Training Course: Qualification for Ukrainian Nurses in Home Care for People Living with HIV and AIDS
A co-operation between Caritas Ukraine, the Felix Pflegeteam Berlin (a Berlin patient care team) and the Day Hospital of the Auguste Viktoria Clinical Centre in Berlin
The concept of home nursing known in Western Europe cannot be compared to the one in Ukraine. Only in recent years it has taken root that "strangers" look after people in their homes. It seems that in general sick people are nursed by family members. The same applies to national policlinics and hospitals where care, like personal hygiene, clean clothes or feeding, is a task performed by the family and not the hospital staff.
Since the late 1990s Caritas Ukraine has been establishing social centres in several cities of the country. Mainly registered nurses and some few social workers look after old and disabled persons in their homes. In cities like Kiev, Odessa and Donetsk Caritas Ukraine extended its program in 2005 so as to look also after people who are infected with HIV/ AIDS.
The nursing staff needs additional training for the work with people living with HIV and AIDS. Hence since December 2005 a training course is offered annually for the qualification [in HIV/AIDS nursing] for about 30 Ukrainian nurses at a time. The nurses come from cities and regions of Kiev, Donetsk and Odessa, where they are already nursing people infected with HIV; but also from other areas, where Caritas Ukraine is active and the nursing options for people living with HIV/AIDS will be extended (e.g. Lviv, Ternopol and Chmelnitzkaja).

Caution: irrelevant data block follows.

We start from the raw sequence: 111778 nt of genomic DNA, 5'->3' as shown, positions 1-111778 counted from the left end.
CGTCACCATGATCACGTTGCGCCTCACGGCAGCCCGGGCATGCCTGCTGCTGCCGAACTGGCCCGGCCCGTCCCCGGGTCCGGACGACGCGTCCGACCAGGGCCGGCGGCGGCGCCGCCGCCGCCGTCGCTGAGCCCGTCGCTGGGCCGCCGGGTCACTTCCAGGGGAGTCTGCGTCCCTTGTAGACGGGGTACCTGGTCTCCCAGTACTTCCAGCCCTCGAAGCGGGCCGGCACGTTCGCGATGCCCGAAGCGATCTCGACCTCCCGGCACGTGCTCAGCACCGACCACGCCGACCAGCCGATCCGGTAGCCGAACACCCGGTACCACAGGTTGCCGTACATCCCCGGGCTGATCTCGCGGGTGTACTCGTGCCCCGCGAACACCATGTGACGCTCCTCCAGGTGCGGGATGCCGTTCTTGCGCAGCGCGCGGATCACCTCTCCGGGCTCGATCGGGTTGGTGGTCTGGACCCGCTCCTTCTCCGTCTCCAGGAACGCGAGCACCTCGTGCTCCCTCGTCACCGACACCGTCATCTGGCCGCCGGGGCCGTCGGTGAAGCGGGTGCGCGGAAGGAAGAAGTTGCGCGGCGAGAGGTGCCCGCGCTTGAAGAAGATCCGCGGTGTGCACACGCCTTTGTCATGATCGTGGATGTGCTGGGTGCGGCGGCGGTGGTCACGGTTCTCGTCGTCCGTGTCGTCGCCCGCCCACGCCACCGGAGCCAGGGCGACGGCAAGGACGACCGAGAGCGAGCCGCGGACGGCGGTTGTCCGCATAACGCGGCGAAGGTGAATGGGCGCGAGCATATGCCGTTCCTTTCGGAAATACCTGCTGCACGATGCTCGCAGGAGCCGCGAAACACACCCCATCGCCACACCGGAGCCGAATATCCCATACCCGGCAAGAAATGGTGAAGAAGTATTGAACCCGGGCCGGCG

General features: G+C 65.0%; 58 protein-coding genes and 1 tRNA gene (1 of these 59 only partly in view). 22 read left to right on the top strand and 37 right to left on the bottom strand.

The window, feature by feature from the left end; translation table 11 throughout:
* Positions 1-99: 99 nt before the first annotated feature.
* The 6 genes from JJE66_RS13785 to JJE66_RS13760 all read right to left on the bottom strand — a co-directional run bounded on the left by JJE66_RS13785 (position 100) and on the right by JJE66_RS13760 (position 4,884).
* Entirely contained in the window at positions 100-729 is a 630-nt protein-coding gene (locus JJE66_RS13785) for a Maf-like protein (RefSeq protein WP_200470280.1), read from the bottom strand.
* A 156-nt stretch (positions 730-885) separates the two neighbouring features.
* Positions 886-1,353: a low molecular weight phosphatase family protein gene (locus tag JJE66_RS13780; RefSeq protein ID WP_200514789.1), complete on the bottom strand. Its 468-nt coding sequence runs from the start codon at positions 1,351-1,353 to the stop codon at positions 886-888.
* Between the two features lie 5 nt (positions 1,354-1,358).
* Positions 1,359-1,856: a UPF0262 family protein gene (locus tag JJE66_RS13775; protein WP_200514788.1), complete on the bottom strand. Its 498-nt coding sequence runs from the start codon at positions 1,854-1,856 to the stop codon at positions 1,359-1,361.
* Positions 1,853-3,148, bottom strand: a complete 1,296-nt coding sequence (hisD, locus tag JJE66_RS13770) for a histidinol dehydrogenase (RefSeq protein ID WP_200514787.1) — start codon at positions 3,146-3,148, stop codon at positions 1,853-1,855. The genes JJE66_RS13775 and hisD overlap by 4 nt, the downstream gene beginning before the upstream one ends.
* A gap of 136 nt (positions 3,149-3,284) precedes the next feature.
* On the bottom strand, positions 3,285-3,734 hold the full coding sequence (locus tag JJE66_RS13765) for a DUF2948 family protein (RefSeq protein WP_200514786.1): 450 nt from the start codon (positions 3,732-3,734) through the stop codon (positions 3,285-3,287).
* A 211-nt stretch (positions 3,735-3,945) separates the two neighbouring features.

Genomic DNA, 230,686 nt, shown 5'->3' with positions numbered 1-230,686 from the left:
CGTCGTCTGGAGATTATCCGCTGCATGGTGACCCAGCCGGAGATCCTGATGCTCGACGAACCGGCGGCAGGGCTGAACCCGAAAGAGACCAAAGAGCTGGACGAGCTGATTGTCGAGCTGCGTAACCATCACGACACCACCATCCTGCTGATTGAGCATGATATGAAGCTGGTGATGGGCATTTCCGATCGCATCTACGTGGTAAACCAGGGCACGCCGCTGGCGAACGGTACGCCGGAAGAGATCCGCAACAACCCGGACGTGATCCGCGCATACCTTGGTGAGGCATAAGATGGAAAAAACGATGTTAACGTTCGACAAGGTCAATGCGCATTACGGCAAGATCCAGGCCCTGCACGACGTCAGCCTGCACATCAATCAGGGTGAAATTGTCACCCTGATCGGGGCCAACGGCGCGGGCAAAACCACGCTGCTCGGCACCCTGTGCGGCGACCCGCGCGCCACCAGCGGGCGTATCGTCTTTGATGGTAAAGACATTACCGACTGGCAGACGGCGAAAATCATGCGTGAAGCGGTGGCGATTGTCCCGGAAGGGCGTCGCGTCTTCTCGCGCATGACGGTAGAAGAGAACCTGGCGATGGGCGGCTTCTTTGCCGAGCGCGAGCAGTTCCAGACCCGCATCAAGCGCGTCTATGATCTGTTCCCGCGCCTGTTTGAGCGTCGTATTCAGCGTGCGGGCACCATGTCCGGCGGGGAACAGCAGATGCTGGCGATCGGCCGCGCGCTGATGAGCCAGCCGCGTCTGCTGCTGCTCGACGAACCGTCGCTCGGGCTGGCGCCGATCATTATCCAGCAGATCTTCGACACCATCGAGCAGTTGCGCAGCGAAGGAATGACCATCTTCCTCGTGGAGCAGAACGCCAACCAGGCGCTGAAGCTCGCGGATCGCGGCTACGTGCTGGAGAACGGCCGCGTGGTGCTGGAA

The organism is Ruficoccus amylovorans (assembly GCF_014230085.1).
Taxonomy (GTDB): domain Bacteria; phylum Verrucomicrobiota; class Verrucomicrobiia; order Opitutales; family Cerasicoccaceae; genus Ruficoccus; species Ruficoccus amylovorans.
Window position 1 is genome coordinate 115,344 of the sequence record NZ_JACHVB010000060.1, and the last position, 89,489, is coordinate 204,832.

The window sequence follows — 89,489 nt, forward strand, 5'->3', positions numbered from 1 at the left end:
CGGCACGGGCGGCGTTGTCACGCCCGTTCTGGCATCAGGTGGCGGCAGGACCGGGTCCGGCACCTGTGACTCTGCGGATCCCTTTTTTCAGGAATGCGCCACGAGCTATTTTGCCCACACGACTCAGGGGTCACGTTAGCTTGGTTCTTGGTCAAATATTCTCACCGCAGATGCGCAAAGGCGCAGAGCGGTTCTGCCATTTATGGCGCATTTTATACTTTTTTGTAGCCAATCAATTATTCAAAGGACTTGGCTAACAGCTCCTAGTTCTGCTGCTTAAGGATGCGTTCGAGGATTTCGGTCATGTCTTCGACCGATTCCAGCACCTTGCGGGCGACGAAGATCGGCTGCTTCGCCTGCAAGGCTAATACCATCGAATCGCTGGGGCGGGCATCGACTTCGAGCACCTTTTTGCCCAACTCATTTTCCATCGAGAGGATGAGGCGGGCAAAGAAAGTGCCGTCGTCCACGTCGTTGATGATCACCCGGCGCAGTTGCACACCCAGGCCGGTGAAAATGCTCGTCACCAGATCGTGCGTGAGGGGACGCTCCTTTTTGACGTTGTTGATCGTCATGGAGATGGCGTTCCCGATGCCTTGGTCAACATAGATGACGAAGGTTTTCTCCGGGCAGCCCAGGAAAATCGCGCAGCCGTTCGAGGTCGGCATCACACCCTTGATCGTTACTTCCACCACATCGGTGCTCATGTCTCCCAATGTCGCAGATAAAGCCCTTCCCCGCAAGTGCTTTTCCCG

The project is funded by the Robert Bosch Foundation, so that no expenses arise for the German instructors, who indeed give this training course on a strictly honorary basis. The aim is to support the staff of Caritas Ukraine in the project of establishing and/or extending home care for people with HIV/AIDS; always considering the needs and resources in Ukraine. The idea is to increase their professional competence and train them as multipliers, so that they can share their (newly) acquire knowledge with the people affected and their relatives. Another goal is to provide the healthcare staff with physical and moral support in their work, given that due to the current situation in Ukraine, they themselves are at risk to get into trouble within their milieu because of their contact to people infected with HIV. The socio-political relevance of raising awareness for the "strange" universes of the marginal groups and their discrimination and stigmatisation is a permanent feature of each training.
Another inherent part of the training courses are the observations of Ukrainian health staff in Berlin and patient visits prior to each course in Ukraine. Getting to know the structures of the German AIDS-Hilfe and public utilities as well as accompanying the instructors on their visits to the patients in Ukraine, allows the trainees to initiate a useful exchange of experience about the options in nursing, healthcare, and prevention in Deutschland and in Ukraine.
It is essential to find new means of sustainable funding for the project when the pilot phase expires in October 2007.